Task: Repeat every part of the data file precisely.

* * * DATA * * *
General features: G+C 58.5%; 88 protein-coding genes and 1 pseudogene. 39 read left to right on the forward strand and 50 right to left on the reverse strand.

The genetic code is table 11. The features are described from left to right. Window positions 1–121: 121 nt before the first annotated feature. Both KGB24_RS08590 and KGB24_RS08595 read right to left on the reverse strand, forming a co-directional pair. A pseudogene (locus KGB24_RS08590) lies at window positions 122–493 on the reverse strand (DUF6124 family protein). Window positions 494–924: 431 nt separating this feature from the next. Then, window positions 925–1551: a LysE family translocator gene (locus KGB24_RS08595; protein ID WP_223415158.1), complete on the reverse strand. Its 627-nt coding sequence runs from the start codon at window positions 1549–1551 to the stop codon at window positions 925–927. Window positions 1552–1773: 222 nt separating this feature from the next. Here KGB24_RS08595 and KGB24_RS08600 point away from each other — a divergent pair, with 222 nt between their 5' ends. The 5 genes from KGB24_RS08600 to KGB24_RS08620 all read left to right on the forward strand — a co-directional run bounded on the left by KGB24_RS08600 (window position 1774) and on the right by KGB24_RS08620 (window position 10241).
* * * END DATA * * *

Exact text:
General features: G+C 58.5%; 88 protein-coding genes and 1 pseudogene. 39 read left to right on the forward strand and 50 right to left on the reverse strand.

The genetic code is table 11. The features are described from left to right. Window positions 1–121: 121 nt before the first annotated feature. Both KGB24_RS08590 and KGB24_RS08595 read right to left on the reverse strand, forming a co-directional pair. A pseudogene (locus KGB24_RS08590) lies at window positions 122–493 on the reverse strand (DUF6124 family protein). Window positions 494–924: 431 nt separating this feature from the next. Then, window positions 925–1551: a LysE family translocator gene (locus KGB24_RS08595; protein ID WP_223415158.1), complete on the reverse strand. Its 627-nt coding sequence runs from the start codon at window positions 1549–1551 to the stop codon at window positions 925–927. Window positions 1552–1773: 222 nt separating this feature from the next. Here KGB24_RS08595 and KGB24_RS08600 point away from each other — a divergent pair, with 222 nt between their 5' ends. The 5 genes from KGB24_RS08600 to KGB24_RS08620 all read left to right on the forward strand — a co-directional run bounded on the left by KGB24_RS08600 (window position 1774) and on the right by KGB24_RS08620 (window position 10241).